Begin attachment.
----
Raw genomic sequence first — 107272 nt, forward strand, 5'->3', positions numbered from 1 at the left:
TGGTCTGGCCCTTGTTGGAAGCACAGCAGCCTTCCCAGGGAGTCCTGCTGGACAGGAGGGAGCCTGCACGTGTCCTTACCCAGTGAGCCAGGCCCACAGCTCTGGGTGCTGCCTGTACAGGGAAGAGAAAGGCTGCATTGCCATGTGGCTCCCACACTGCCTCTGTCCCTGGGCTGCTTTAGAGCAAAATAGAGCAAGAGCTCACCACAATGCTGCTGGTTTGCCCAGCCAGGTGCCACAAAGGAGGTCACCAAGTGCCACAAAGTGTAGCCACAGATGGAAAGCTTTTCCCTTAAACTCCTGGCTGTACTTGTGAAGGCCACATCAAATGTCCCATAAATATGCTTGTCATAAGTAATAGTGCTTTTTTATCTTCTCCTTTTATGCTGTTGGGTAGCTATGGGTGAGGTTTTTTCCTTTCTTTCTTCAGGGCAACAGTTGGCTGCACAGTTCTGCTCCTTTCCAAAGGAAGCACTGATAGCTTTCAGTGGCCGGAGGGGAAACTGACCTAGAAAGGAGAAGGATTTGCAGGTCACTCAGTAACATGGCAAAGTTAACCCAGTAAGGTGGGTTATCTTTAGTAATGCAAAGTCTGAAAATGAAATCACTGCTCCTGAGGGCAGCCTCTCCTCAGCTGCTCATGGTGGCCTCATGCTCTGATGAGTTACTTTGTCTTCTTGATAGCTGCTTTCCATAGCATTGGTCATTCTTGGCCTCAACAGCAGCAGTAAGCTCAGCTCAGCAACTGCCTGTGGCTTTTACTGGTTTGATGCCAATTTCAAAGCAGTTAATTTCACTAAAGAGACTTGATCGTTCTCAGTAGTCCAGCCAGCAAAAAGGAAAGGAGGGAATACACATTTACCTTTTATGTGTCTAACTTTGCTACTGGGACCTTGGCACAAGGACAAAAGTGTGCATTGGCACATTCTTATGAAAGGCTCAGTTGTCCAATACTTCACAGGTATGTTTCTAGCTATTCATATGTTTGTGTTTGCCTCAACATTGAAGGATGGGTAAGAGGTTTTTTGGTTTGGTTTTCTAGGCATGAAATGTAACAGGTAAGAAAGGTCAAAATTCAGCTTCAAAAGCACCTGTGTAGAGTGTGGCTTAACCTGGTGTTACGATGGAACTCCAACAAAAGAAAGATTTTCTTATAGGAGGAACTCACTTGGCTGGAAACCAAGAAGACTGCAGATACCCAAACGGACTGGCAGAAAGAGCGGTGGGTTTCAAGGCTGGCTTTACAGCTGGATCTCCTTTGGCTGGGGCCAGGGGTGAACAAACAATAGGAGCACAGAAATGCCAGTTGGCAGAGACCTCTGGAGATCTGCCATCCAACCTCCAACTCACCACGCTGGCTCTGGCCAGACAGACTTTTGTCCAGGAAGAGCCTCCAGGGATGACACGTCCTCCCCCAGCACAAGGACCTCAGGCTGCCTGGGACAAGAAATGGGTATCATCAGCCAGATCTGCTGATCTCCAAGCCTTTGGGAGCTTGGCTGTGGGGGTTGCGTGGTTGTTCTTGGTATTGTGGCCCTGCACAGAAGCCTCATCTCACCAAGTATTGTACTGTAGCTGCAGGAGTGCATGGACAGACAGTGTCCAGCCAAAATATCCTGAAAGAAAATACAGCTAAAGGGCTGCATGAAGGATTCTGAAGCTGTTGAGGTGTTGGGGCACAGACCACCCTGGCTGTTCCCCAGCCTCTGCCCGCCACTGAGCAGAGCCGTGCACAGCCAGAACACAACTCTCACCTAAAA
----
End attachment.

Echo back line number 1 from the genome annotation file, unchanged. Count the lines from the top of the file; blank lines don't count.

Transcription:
Raw genomic sequence first — 107272 nt, forward strand, 5'->3', positions numbered from 1 at the left: